On the afternoon of June 17, 2016, Lehi Free Press reporters Sally Francom and Cavett Ishihara conducted interviews with both 2016 Republican Party primary election candidates seeking the Utah Governor’s Office. The interview was exclusively focused on Lehi issues of interest to Lehi voters.
In preparation for the upcoming gubernatorial primary election on Tuesday, June 28, 2016, both candidates, Incumbent Governor of Utah Gary Herbert and Jonathan Johnson, businessman and former Chief Executive Officer of Overstock.com, willingly and openly responded to free-form questions on topics often mentioned in this publication.
Lehi Free Press readers often express concerns with Lehi’s rapid growth. Issues also discussed included education, energy and traffic. Listed in this article are a few responses from each candidate. Readers can learn more about each candidate by visiting the following websites: Governor Herbert: http://garyherbert.com/. Johnathan Johnson: http://hirejj.com/. Election facts and information can be found on https://elections.utah.gov/election-resources/2016-election-information.
When asked about the responsibility of setting aside land for schools during time of rapid business and housing development and large land development deals:
Governor Gary Herbert
“Number one, the thing that keeps me awake at night as governor is growth. We are a tremendously fast-growing state, in fact the fifth fastest-growing state in America. And why not? We have a great, unparalleled quality of life and we have economic opportunity. And Utah County is probably the second fastest-growing economy in America today. So that spawns growth.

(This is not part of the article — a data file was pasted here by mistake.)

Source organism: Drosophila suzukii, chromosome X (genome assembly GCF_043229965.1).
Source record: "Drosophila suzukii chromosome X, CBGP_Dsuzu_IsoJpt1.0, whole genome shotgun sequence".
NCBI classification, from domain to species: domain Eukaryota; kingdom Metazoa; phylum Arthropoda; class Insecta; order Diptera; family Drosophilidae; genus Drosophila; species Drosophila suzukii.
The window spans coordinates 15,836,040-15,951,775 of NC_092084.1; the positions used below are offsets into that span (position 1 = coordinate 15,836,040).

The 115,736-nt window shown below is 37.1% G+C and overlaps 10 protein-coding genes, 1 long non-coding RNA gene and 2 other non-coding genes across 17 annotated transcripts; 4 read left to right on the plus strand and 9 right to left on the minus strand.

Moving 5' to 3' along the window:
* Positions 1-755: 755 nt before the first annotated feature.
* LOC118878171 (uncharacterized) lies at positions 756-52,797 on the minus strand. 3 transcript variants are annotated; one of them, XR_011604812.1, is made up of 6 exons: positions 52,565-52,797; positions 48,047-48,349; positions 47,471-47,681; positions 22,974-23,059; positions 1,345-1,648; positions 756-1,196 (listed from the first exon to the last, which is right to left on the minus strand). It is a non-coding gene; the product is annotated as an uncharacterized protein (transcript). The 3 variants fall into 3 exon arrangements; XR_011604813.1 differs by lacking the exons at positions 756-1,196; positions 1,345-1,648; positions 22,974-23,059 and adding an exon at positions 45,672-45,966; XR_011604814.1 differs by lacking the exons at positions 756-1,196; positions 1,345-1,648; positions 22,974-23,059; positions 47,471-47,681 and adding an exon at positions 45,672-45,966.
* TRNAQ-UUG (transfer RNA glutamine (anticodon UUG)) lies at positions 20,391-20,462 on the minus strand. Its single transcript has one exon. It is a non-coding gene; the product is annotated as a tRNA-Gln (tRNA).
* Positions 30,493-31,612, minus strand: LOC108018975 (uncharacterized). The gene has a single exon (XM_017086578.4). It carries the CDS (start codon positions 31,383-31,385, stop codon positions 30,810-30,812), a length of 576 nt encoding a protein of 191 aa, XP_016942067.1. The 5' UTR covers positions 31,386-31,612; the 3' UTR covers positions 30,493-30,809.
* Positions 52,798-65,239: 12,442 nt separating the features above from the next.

“And the question really is what to do about it, and frankly it actually becomes a local concern. Nobody knows better about the future of Lehi than does your mayor, your city council, your planning commission people, the local business community, the residents of Lehi.”
“I am a big believer in local control. Who needs to make sure there is construction site (for schools)—the local Lehi Planning Commission, and when developers are putting in homes, planning commissions need to make sure there is land for schools and whatever else.”
Citing the merge of new solar technology and local solar jobs in Lehi as a benefit of renewed federal incentives, the candidates weighed in on the current net metering standards in Utah:
Governor Gary Herbert
“Again, I know that the Public Service Commission is taking a look at the situation. We have arguments back and forth. I think any time you have change and the potential to change, you worry that there’s something that’s going to do harm to the solar industry in the future, making them less viable and they’ll not be able to take advantage of this excess while it’s being generated. So I think it’s reasonable for solar companies, for homeowners that have solar to be concerned about what other changes they’re going to be.
“Again, let me just say to you that you can handle this two ways. You can have legislation that tells us what to do or you can have the Public Service Commission, which is designed to monitor our utilities, make sure that what we do is favorable for all parties to compete on an equal playing field.”